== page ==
4.2.7 Some other advice
Keep to the subject, and pick the right conference for your contribution.
Before you write a message, take time to see what is being discussed and how. Lurking is quite acceptable online.
Keep messages short. People don't want to read large chunks of text on-screen.
Write a good subject line (title) for your message – people often haven't time to read messages unless the subject line looks relevant.
Keep to one subject (one topic of discussion) per message.
When replying to a message, only quote part of the earlier message if you need to. Don't include everything, or messages get longer and longer.
Netiquette questions and answers
|Writing in capitals has the same effect as shouting?||True||YES IT's TRUE you shouldn't write in capitals unless you are trying to emphasise something very strongly, otherwise it will come over as shouting.|
|You can write what you like as long as you put a smiley face after it||False||Emotions can be easily misunderstood when you can't see faces or body language. People may not realise you are joking; irony and satire are easily missed. Smileys or emoticons such as :-) can be used to express your feelings but you should still be careful.|
|Flaming means an unpleasant or angry exchange of messages||True||Flaming can start when someone misunderstands what you mean or is intentionally angry or unpleasant. Often an unwitting breach of netiquette will escalate in a flaming spiral of angry messages. So if you feel your temperature rising as you write, save your message, take a break or sleep on it – and still don't hit Send.|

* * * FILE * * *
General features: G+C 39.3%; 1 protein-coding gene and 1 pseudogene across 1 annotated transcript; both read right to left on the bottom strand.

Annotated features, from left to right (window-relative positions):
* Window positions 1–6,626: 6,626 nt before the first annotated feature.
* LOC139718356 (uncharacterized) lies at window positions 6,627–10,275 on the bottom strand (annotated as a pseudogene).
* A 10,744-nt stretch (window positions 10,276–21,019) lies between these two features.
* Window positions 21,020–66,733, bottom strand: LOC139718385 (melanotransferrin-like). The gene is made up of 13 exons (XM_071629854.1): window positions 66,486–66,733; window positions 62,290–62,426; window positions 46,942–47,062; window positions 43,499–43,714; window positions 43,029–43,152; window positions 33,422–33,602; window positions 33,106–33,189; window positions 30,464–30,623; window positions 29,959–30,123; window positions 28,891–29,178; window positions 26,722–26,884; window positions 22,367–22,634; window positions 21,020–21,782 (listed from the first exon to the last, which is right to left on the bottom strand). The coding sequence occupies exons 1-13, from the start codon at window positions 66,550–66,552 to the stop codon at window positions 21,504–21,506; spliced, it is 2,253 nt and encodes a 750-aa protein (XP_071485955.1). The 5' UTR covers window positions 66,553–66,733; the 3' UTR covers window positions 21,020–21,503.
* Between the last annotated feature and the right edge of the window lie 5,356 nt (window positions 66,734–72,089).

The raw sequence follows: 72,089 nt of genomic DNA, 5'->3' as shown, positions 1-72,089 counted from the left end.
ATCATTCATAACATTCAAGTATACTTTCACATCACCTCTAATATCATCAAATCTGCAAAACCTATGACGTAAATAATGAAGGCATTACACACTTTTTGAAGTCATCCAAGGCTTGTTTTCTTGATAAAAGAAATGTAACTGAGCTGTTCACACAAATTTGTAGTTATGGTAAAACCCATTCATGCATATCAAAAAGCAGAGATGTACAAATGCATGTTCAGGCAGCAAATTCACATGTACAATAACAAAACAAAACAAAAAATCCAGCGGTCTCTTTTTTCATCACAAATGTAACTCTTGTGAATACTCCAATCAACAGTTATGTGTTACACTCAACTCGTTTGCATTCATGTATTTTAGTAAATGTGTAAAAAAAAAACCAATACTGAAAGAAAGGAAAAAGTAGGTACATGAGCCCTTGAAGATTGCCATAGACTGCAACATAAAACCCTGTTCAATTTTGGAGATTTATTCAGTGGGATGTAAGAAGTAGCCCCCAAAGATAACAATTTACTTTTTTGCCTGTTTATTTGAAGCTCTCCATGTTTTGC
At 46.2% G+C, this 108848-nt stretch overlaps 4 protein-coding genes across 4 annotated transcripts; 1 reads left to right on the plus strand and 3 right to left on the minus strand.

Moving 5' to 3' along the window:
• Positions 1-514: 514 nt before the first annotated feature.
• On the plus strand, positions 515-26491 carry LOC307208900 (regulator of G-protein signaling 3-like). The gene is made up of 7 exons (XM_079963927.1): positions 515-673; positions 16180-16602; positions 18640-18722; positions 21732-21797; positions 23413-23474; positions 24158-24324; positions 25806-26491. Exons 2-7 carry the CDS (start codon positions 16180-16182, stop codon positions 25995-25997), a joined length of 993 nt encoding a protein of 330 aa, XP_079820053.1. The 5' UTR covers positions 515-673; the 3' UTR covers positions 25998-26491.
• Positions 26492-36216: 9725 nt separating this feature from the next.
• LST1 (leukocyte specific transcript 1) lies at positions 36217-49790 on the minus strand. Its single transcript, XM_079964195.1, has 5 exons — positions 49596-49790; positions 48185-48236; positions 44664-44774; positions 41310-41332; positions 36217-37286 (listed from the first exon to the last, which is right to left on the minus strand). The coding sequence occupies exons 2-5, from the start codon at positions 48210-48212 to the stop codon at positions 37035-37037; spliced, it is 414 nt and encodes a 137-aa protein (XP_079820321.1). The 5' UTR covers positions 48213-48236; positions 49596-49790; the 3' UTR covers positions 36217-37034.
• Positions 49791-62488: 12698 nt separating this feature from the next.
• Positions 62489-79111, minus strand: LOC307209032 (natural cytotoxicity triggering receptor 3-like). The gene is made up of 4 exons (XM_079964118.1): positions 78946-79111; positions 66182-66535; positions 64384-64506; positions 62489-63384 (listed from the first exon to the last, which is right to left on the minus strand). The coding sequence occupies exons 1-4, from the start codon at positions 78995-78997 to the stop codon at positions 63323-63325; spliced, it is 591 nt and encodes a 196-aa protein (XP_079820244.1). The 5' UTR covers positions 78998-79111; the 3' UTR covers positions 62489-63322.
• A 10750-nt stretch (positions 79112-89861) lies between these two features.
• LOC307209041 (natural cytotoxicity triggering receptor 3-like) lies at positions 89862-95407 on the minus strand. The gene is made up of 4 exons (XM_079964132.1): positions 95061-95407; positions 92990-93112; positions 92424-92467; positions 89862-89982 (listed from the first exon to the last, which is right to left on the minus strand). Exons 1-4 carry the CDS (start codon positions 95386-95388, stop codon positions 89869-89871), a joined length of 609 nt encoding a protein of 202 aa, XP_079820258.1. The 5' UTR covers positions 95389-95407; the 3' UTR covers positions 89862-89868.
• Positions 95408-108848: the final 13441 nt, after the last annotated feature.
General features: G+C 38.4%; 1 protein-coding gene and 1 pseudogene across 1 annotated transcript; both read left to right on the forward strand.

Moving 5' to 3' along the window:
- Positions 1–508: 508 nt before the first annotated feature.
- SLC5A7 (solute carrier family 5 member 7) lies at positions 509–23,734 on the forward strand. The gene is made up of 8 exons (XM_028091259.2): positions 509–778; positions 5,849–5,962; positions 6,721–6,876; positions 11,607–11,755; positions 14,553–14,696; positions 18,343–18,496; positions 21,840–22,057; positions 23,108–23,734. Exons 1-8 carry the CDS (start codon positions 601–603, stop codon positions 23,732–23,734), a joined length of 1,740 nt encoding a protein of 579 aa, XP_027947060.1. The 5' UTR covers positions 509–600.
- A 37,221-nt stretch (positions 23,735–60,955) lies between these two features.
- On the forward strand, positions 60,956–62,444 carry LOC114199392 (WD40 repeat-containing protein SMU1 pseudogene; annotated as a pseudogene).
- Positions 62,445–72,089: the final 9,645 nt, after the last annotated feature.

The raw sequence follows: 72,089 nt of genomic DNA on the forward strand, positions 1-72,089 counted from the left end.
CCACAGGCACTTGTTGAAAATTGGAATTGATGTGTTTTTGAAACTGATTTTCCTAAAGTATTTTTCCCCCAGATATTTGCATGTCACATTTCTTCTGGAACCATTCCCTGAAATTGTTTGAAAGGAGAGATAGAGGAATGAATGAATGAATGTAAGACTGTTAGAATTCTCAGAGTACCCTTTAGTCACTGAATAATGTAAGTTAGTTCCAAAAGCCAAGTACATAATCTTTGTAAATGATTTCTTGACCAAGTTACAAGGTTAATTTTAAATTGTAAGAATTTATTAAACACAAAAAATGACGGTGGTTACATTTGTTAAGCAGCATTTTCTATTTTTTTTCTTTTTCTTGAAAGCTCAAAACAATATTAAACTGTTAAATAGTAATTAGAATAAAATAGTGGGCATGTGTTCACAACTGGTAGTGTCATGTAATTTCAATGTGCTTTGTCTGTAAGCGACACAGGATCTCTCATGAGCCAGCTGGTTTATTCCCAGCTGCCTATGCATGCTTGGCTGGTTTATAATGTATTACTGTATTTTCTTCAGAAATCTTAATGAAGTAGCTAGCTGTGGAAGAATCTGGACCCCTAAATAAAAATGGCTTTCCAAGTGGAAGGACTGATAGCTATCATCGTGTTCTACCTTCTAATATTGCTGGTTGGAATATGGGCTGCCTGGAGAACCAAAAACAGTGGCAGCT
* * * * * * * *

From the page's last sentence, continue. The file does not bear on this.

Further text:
|You should always quote the whole of someone's message when replying||False||When replying to a message, quote the relevant part. Don't include everything or messages get longer and longer.|
|Lurking is considered to be bad netiquette||False||Lurking means just having a look at messages on a conference rather than contributing yourself. If you're not confident about contributing yet it's fine to lurk online for a bit before you send a message and take time to see what is being discussed and how.|
|IMHO stands for In My Humble Opinion||True||IMHO (in my humble opinion) is an abbreviation often used in online discussions. You may also see IMNSHO (in my not so humble opinion). These expressions are helpful for netiquette purposes – they indicate that you are giving your own point of view, rather than stating an undeniable fact!|
|If you disagree with someone you should acknowledge what they have said first||True||Before you disagree with someone, try to summarise the other person's point in your own words. Then they know you are trying to understand them and will be more likely to take your view seriously. Otherwise, you risk talking at each other rather than to each other.|